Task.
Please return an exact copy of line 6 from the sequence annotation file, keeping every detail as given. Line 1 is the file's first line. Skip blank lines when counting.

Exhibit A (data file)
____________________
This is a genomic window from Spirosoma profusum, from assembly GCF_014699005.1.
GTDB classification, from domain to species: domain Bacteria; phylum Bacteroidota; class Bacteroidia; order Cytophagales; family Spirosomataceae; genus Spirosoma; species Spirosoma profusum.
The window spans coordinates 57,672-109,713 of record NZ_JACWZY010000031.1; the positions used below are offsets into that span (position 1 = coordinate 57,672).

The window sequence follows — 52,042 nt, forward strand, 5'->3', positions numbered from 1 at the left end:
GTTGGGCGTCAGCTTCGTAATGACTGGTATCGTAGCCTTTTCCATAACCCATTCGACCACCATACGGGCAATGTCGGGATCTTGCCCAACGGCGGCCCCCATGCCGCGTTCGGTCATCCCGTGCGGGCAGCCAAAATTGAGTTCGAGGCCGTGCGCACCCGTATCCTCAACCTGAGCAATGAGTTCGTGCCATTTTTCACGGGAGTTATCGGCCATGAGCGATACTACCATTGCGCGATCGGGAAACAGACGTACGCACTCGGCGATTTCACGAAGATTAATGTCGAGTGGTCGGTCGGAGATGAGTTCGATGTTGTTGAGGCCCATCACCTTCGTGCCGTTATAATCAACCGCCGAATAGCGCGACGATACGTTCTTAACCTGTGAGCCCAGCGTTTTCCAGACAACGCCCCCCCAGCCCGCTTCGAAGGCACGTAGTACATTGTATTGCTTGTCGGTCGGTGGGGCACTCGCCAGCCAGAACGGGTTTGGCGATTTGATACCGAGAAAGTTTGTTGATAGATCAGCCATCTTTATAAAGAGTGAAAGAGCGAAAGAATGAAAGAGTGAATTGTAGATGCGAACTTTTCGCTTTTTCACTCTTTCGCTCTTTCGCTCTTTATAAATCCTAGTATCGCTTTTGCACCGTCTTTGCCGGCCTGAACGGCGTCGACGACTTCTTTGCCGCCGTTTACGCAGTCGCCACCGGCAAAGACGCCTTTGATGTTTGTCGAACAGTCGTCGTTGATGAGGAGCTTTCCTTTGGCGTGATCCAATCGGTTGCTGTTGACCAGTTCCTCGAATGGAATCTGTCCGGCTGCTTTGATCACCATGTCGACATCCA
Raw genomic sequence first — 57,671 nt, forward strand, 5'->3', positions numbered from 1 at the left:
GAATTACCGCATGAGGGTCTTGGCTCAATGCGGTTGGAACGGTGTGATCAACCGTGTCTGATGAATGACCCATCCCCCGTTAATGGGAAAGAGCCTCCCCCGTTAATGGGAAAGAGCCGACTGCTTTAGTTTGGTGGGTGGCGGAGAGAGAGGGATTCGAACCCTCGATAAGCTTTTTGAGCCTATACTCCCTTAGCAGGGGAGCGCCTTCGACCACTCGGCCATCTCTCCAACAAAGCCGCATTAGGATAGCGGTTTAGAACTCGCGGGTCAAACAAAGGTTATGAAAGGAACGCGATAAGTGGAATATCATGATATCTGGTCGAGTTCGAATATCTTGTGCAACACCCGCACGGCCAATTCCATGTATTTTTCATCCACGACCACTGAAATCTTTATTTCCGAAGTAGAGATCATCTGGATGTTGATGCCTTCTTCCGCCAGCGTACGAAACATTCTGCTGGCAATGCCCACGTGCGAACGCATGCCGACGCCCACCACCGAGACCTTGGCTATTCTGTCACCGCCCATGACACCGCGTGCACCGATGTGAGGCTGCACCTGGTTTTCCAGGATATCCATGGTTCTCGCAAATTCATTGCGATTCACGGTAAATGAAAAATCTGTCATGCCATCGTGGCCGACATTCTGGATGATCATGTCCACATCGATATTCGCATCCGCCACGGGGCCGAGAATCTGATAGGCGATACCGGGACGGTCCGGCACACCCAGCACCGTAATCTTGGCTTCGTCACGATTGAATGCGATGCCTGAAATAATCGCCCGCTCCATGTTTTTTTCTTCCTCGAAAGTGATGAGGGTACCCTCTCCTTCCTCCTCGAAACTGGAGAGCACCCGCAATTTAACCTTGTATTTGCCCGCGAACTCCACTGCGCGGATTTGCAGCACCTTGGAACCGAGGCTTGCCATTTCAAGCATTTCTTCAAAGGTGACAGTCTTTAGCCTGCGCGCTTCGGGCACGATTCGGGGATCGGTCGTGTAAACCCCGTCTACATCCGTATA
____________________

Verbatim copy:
Raw genomic sequence first — 57,671 nt, forward strand, 5'->3', positions numbered from 1 at the left: